1. Archive


VA LOAN PROPOSAL. The Bush administration's proposal to start requiring veterans to make down payments on home loans uses a forecast that a top veterans' affairs official acknowledges is too pessimistic. The VA based its fee-raising proposals on a projection of likely future foreclosure rates of 10 percent to 11 percent. But a VA official last year told Congress the projection is too high. In addition, it exceeds the forecast in the administration's own 1991 budget.

MINERS VOTE ON PACT. Appalachian coal miners voted Monday on a contract with Pittston Coal Group that could end an acrimonious, 10-month strike that drew international support from labor organizations. United Mine Workers Vice President Cecil Roberts plans to announce the result of the vote this morning.

Tampa Bay/State

TALQUIN JOINT VENTURE. In their first joint venture, Trammel Crow Residential Co. and Talquin Corp. began construction of a 300-unit apartment complex in Fort Myers. Trammel Crow, a Dallas-based developer, owns or manages more than $3-billion in residential assets. Talquin is the development arm of St. Petersburg-based Florida Progress Corp., which owns the Florida Power Corp. electric utility. Dave Williams, a Talquin spokesman, said the partnership with Trammel Crow is the third joint venture Talquin has entered in the past year to develop residential properties. The company also is building a Tampa apartment complex with Paragon Group. Williams said the company is negotiating other joint ventures.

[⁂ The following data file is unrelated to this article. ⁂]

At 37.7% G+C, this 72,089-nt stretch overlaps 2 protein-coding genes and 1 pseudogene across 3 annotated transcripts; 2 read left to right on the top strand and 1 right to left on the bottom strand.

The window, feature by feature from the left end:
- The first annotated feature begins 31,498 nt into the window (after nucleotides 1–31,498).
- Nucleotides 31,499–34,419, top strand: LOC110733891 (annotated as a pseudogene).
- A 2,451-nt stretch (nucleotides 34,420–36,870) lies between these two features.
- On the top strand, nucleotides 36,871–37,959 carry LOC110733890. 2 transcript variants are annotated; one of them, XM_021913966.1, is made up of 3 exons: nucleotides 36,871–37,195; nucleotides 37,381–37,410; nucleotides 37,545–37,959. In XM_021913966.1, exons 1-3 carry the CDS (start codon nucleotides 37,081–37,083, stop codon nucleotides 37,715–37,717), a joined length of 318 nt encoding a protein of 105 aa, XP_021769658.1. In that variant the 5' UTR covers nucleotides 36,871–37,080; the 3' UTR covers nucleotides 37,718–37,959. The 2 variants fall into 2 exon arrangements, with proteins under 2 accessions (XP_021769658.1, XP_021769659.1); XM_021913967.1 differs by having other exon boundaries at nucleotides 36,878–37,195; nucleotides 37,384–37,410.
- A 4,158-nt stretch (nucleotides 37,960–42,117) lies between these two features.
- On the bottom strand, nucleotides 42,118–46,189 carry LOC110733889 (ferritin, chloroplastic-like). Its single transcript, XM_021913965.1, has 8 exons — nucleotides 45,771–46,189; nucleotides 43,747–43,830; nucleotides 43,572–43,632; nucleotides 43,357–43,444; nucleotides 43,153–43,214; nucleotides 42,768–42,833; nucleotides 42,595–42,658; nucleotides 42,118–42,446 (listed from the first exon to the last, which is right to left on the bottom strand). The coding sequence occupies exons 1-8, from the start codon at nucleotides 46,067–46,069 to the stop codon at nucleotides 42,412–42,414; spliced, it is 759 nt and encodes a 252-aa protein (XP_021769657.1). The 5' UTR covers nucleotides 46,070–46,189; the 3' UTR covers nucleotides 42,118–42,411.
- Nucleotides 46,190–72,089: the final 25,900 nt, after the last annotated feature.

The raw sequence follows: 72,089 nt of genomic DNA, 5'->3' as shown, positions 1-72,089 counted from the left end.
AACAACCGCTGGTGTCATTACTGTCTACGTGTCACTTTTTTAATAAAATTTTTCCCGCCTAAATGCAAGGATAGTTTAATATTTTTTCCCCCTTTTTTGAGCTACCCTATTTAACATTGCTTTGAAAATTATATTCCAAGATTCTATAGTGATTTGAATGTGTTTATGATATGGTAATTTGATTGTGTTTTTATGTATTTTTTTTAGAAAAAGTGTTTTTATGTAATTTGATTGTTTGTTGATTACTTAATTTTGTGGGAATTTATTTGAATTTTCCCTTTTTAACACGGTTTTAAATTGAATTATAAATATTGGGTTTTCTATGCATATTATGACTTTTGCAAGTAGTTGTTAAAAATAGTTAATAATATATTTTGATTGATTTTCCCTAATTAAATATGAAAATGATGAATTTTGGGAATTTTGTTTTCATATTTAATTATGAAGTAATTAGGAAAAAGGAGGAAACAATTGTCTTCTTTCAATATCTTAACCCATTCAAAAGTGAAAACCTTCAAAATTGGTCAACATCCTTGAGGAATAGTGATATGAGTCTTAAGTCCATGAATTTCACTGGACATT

THOUSANDS APPLY AT UNIVERSAL. Universal Studios Florida expects as many as 10,000 people to apply for the 2,000 available jobs in the theme park's hiring campaign for this spring's grand opening. Thousands of prospective restaurant workers, sales clerks, ride operators and ticket takers have turned out at a job fair that began Friday and ends today. Wages for most jobs, which begin in March or April, will be $5.35 an hour. Universal expects eventually to employ 2,500 people.


WENDY'S PROFITS FALL. Wendy's International Inc. reported Monday that its fourth-quarter 1989 net income fell to $5.7-million, or 6 cents per share, from $6.8-million, or 7 cents per share, from 1988. Fourth-quarter sales rose slightly to $261.1-million from $258.7-million in 1988. For the year, net income rose to $30.4-million, or 32 cents per share, from $28.5-million, or 30 cents per share, in 1988. Revenues also were up slightly, to $1.07-billion, from $1.06-billion. The fast-food company, based in Dublin, Ohio, cited no specific reason for the drop in fourth-quarter earnings, except to note that the company ended the year with 55 fewer restaurants, due largely to sales to franchise owners.